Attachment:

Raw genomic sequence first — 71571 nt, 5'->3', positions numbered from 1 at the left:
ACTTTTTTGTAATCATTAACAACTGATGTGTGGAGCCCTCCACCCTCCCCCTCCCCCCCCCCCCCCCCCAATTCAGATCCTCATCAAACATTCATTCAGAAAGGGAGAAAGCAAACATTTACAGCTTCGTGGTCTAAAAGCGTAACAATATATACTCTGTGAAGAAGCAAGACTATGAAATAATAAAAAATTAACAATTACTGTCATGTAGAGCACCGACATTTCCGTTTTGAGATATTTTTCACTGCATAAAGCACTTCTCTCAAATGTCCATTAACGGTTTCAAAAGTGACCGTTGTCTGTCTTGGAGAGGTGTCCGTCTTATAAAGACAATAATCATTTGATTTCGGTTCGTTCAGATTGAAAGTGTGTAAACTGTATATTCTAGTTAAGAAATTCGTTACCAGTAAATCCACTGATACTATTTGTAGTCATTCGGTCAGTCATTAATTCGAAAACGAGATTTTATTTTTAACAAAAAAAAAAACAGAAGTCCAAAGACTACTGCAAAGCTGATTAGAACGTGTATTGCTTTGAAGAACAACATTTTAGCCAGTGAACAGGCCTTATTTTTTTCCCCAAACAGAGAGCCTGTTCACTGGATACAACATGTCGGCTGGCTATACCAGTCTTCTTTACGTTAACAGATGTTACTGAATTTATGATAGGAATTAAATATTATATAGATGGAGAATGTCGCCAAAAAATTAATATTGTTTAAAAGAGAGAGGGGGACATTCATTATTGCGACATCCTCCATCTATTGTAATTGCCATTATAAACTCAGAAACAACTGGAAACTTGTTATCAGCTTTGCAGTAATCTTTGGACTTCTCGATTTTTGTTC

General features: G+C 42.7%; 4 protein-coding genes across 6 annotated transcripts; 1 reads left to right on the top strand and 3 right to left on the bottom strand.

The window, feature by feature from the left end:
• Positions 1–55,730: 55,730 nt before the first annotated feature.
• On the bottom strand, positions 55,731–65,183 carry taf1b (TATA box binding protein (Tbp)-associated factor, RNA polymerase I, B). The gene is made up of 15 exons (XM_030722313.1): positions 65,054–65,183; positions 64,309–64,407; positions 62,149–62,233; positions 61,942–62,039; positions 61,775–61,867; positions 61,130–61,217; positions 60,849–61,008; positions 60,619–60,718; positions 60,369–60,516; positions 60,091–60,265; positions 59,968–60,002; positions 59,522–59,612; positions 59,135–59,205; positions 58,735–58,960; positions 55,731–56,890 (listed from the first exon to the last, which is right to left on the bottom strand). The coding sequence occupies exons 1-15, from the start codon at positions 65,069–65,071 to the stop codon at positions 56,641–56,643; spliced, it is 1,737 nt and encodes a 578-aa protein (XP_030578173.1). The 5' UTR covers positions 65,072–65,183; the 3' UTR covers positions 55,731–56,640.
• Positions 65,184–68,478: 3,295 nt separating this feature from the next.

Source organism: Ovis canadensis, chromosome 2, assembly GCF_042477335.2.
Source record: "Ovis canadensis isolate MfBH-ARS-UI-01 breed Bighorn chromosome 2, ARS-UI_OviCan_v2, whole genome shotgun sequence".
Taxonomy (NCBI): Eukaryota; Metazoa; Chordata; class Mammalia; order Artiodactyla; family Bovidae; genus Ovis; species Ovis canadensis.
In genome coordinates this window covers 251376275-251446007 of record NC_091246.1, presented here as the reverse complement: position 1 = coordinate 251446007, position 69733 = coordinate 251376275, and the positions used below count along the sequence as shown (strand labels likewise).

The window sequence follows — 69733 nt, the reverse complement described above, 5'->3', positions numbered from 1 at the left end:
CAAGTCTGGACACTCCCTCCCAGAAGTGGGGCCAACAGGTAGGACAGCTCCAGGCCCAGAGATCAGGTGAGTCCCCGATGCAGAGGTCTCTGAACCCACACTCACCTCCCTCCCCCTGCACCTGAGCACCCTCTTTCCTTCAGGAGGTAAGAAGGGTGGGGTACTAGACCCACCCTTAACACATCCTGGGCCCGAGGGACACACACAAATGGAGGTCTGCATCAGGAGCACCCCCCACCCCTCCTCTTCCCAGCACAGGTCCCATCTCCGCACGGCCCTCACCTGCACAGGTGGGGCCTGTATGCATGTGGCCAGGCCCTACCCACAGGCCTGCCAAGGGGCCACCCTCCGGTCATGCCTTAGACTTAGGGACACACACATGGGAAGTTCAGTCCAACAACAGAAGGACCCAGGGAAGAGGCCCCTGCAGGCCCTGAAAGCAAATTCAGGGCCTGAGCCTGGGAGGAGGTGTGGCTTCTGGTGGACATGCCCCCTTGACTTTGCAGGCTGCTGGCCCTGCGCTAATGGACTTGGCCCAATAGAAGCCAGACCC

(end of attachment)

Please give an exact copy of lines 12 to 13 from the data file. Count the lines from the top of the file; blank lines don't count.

The window sequence follows — 69733 nt, the reverse complement described above, 5'->3', positions numbered from 1 at the left end:
CAAGTCTGGACACTCCCTCCCAGAAGTGGGGCCAACAGGTAGGACAGCTCCAGGCCCAGAGATCAGGTGAGTCCCCGATGCAGAGGTCTCTGAACCCACACTCACCTCCCTCCCCCTGCACCTGAGCACCCTCTTTCCTTCAGGAGGTAAGAAGGGTGGGGTACTAGACCCACCCTTAACACATCCTGGGCCCGAGGGACACACACAAATGGAGGTCTGCATCAGGAGCACCCCCCACCCCTCCTCTTCCCAGCACAGGTCCCATCTCCGCACGGCCCTCACCTGCACAGGTGGGGCCTGTATGCATGTGGCCAGGCCCTACCCACAGGCCTGCCAAGGGGCCACCCTCCGGTCATGCCTTAGACTTAGGGACACACACATGGGAAGTTCAGTCCAACAACAGAAGGACCCAGGGAAGAGGCCCCTGCAGGCCCTGAAAGCAAATTCAGGGCCTGAGCCTGGGAGGAGGTGTGGCTTCTGGTGGACATGCCCCCTTGACTTTGCAGGCTGCTGGCCCTGCGCTAATGGACTTGGCCCAATAGAAGCCAGACCC